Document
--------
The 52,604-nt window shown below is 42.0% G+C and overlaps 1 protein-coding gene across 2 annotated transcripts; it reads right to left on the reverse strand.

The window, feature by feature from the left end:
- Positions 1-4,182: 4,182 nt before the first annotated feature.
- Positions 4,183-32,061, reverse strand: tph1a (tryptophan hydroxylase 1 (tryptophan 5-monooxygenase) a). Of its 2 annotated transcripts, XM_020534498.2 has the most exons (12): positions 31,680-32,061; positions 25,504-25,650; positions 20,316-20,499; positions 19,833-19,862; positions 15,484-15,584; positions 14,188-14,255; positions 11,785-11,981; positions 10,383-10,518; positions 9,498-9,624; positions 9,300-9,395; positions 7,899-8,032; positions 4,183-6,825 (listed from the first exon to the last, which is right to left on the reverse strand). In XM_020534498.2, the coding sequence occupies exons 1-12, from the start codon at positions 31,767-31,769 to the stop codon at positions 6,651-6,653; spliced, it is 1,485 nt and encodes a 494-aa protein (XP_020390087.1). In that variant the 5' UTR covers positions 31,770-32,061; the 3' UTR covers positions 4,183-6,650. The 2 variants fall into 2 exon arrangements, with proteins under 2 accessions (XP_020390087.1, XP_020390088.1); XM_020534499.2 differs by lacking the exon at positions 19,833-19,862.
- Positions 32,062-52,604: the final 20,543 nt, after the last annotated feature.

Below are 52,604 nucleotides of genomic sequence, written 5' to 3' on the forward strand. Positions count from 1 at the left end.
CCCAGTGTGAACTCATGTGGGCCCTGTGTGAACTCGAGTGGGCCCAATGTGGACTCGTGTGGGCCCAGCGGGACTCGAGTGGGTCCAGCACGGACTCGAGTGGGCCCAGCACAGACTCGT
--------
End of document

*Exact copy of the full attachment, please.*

The 52,604-nt window shown below is 42.0% G+C and overlaps 1 protein-coding gene across 2 annotated transcripts; it reads right to left on the reverse strand.

The window, feature by feature from the left end:
- Positions 1-4,182: 4,182 nt before the first annotated feature.
- Positions 4,183-32,061, reverse strand: tph1a (tryptophan hydroxylase 1 (tryptophan 5-monooxygenase) a). Of its 2 annotated transcripts, XM_020534498.2 has the most exons (12): positions 31,680-32,061; positions 25,504-25,650; positions 20,316-20,499; positions 19,833-19,862; positions 15,484-15,584; positions 14,188-14,255; positions 11,785-11,981; positions 10,383-10,518; positions 9,498-9,624; positions 9,300-9,395; positions 7,899-8,032; positions 4,183-6,825 (listed from the first exon to the last, which is right to left on the reverse strand). In XM_020534498.2, the coding sequence occupies exons 1-12, from the start codon at positions 31,767-31,769 to the stop codon at positions 6,651-6,653; spliced, it is 1,485 nt and encodes a 494-aa protein (XP_020390087.1). In that variant the 5' UTR covers positions 31,770-32,061; the 3' UTR covers positions 4,183-6,650. The 2 variants fall into 2 exon arrangements, with proteins under 2 accessions (XP_020390087.1, XP_020390088.1); XM_020534499.2 differs by lacking the exon at positions 19,833-19,862.
- Positions 32,062-52,604: the final 20,543 nt, after the last annotated feature.

Below are 52,604 nucleotides of genomic sequence, written 5' to 3' on the forward strand. Positions count from 1 at the left end.
CCCAGTGTGAACTCATGTGGGCCCTGTGTGAACTCGAGTGGGCCCAATGTGGACTCGTGTGGGCCCAGCGGGACTCGAGTGGGTCCAGCACGGACTCGAGTGGGCCCAGCACAGACTCGT